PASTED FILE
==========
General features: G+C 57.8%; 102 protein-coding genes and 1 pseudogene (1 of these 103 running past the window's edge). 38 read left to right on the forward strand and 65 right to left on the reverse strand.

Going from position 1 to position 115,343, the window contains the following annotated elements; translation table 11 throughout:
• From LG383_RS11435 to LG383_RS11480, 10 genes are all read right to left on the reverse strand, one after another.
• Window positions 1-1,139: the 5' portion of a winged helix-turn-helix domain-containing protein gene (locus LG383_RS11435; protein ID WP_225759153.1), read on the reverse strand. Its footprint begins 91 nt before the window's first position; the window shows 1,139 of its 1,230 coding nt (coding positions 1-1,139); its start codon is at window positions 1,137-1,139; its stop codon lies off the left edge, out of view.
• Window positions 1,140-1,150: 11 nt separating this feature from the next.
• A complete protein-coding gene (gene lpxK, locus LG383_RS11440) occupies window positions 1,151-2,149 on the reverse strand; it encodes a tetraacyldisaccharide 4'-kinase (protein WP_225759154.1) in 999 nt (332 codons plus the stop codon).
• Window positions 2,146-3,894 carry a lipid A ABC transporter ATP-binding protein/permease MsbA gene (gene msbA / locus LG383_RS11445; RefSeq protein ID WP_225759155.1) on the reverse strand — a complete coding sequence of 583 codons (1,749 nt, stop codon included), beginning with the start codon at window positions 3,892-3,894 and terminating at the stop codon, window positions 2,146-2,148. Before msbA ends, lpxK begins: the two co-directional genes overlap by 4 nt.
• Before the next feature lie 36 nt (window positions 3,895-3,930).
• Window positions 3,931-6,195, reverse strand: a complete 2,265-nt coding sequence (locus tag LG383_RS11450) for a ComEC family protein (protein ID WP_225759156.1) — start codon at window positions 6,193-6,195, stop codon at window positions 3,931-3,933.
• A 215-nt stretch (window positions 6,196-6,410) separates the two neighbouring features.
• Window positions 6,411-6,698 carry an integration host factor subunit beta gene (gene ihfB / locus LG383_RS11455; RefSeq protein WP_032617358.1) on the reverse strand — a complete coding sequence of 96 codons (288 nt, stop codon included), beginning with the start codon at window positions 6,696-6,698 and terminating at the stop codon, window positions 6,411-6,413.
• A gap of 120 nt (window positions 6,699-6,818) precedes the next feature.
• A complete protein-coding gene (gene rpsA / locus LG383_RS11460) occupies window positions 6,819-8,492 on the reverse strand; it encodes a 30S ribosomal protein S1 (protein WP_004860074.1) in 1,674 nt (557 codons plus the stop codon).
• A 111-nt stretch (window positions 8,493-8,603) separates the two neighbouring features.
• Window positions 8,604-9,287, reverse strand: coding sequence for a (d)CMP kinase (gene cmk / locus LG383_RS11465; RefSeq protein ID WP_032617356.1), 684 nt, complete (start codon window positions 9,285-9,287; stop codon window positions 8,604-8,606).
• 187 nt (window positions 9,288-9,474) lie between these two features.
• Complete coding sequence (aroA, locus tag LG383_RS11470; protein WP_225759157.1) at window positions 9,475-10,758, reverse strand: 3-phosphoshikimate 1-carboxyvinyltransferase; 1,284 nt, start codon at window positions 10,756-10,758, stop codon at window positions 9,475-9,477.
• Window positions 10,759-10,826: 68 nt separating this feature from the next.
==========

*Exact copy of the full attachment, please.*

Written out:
General features: G+C 57.8%; 102 protein-coding genes and 1 pseudogene (1 of these 103 running past the window's edge). 38 read left to right on the forward strand and 65 right to left on the reverse strand.

Going from position 1 to position 115,343, the window contains the following annotated elements; translation table 11 throughout:
• From LG383_RS11435 to LG383_RS11480, 10 genes are all read right to left on the reverse strand, one after another.
• Window positions 1-1,139: the 5' portion of a winged helix-turn-helix domain-containing protein gene (locus LG383_RS11435; protein ID WP_225759153.1), read on the reverse strand. Its footprint begins 91 nt before the window's first position; the window shows 1,139 of its 1,230 coding nt (coding positions 1-1,139); its start codon is at window positions 1,137-1,139; its stop codon lies off the left edge, out of view.
• Window positions 1,140-1,150: 11 nt separating this feature from the next.
• A complete protein-coding gene (gene lpxK, locus LG383_RS11440) occupies window positions 1,151-2,149 on the reverse strand; it encodes a tetraacyldisaccharide 4'-kinase (protein WP_225759154.1) in 999 nt (332 codons plus the stop codon).
• Window positions 2,146-3,894 carry a lipid A ABC transporter ATP-binding protein/permease MsbA gene (gene msbA / locus LG383_RS11445; RefSeq protein ID WP_225759155.1) on the reverse strand — a complete coding sequence of 583 codons (1,749 nt, stop codon included), beginning with the start codon at window positions 3,892-3,894 and terminating at the stop codon, window positions 2,146-2,148. Before msbA ends, lpxK begins: the two co-directional genes overlap by 4 nt.
• Before the next feature lie 36 nt (window positions 3,895-3,930).
• Window positions 3,931-6,195, reverse strand: a complete 2,265-nt coding sequence (locus tag LG383_RS11450) for a ComEC family protein (protein ID WP_225759156.1) — start codon at window positions 6,193-6,195, stop codon at window positions 3,931-3,933.
• A 215-nt stretch (window positions 6,196-6,410) separates the two neighbouring features.
• Window positions 6,411-6,698 carry an integration host factor subunit beta gene (gene ihfB / locus LG383_RS11455; RefSeq protein WP_032617358.1) on the reverse strand — a complete coding sequence of 96 codons (288 nt, stop codon included), beginning with the start codon at window positions 6,696-6,698 and terminating at the stop codon, window positions 6,411-6,413.
• A gap of 120 nt (window positions 6,699-6,818) precedes the next feature.
• A complete protein-coding gene (gene rpsA / locus LG383_RS11460) occupies window positions 6,819-8,492 on the reverse strand; it encodes a 30S ribosomal protein S1 (protein WP_004860074.1) in 1,674 nt (557 codons plus the stop codon).
• A 111-nt stretch (window positions 8,493-8,603) separates the two neighbouring features.
• Window positions 8,604-9,287, reverse strand: coding sequence for a (d)CMP kinase (gene cmk / locus LG383_RS11465; RefSeq protein ID WP_032617356.1), 684 nt, complete (start codon window positions 9,285-9,287; stop codon window positions 8,604-8,606).
• 187 nt (window positions 9,288-9,474) lie between these two features.
• Complete coding sequence (aroA, locus tag LG383_RS11470; protein WP_225759157.1) at window positions 9,475-10,758, reverse strand: 3-phosphoshikimate 1-carboxyvinyltransferase; 1,284 nt, start codon at window positions 10,756-10,758, stop codon at window positions 9,475-9,477.
• Window positions 10,759-10,826: 68 nt separating this feature from the next.